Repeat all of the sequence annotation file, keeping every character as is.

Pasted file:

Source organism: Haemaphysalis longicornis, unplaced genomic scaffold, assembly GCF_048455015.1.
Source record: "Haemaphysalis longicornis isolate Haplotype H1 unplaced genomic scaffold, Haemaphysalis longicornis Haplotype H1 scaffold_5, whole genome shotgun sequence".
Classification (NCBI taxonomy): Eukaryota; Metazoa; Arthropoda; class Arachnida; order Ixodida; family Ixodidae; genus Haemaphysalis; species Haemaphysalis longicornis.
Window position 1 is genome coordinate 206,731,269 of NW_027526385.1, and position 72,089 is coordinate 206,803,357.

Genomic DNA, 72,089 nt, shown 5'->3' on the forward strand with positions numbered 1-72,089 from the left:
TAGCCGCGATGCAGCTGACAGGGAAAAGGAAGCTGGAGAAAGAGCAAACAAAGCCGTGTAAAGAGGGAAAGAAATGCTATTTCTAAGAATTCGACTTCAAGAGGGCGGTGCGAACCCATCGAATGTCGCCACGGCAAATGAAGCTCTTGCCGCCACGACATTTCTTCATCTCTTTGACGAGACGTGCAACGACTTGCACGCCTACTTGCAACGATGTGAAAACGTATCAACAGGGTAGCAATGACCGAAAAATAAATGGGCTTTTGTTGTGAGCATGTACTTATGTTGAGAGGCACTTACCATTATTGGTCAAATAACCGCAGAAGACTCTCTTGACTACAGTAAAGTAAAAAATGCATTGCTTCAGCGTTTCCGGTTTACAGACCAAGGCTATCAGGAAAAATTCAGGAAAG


Source organism: Haemaphysalis longicornis, unplaced genomic scaffold, assembly GCF_048455015.1.
Source record: "Haemaphysalis longicornis isolate Haplotype H1 unplaced genomic scaffold, Haemaphysalis longicornis Haplotype H1 scaffold_5, whole genome shotgun sequence".
Classification (NCBI taxonomy): Eukaryota; Metazoa; Arthropoda; class Arachnida; order Ixodida; family Ixodidae; genus Haemaphysalis; species Haemaphysalis longicornis.
Window position 1 is genome coordinate 206,731,269 of NW_027526385.1, and position 72,089 is coordinate 206,803,357.

Genomic DNA, 72,089 nt, shown 5'->3' on the forward strand with positions numbered 1-72,089 from the left:
TAGCCGCGATGCAGCTGACAGGGAAAAGGAAGCTGGAGAAAGAGCAAACAAAGCCGTGTAAAGAGGGAAAGAAATGCTATTTCTAAGAATTCGACTTCAAGAGGGCGGTGCGAACCCATCGAATGTCGCCACGGCAAATGAAGCTCTTGCCGCCACGACATTTCTTCATCTCTTTGACGAGACGTGCAACGACTTGCACGCCTACTTGCAACGATGTGAAAACGTATCAACAGGGTAGCAATGACCGAAAAATAAATGGGCTTTTGTTGTGAGCATGTACTTATGTTGAGAGGCACTTACCATTATTGGTCAAATAACCGCAGAAGACTCTCTTGACTACAGTAAAGTAAAAAATGCATTGCTTCAGCGTTTCCGGTTTACAGACCAAGGCTATCAGGAAAAATTCAGGAAAG